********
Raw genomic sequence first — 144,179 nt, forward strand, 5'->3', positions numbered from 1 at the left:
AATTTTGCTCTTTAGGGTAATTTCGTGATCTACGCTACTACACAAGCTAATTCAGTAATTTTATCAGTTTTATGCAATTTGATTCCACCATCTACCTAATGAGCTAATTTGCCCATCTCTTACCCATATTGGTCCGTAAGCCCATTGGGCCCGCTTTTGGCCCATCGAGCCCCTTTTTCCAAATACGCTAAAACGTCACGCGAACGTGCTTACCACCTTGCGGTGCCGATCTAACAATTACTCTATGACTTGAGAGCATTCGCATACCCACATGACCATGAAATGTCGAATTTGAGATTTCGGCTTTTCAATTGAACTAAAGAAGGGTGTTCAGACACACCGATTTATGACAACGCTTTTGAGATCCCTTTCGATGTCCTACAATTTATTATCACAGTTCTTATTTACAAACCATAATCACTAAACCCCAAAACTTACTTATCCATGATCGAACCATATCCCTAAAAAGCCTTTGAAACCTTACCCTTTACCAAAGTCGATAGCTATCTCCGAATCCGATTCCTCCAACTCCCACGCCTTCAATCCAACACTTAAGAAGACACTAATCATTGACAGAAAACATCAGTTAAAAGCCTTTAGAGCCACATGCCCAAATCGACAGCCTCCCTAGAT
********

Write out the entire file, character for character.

Raw genomic sequence first — 144,179 nt, forward strand, 5'->3', positions numbered from 1 at the left:
AATTTTGCTCTTTAGGGTAATTTCGTGATCTACGCTACTACACAAGCTAATTCAGTAATTTTATCAGTTTTATGCAATTTGATTCCACCATCTACCTAATGAGCTAATTTGCCCATCTCTTACCCATATTGGTCCGTAAGCCCATTGGGCCCGCTTTTGGCCCATCGAGCCCCTTTTTCCAAATACGCTAAAACGTCACGCGAACGTGCTTACCACCTTGCGGTGCCGATCTAACAATTACTCTATGACTTGAGAGCATTCGCATACCCACATGACCATGAAATGTCGAATTTGAGATTTCGGCTTTTCAATTGAACTAAAGAAGGGTGTTCAGACACACCGATTTATGACAACGCTTTTGAGATCCCTTTCGATGTCCTACAATTTATTATCACAGTTCTTATTTACAAACCATAATCACTAAACCCCAAAACTTACTTATCCATGATCGAACCATATCCCTAAAAAGCCTTTGAAACCTTACCCTTTACCAAAGTCGATAGCTATCTCCGAATCCGATTCCTCCAACTCCCACGCCTTCAATCCAACACTTAAGAAGACACTAATCATTGACAGAAAACATCAGTTAAAAGCCTTTAGAGCCACATGCCCAAATCGACAGCCTCCCTAGAT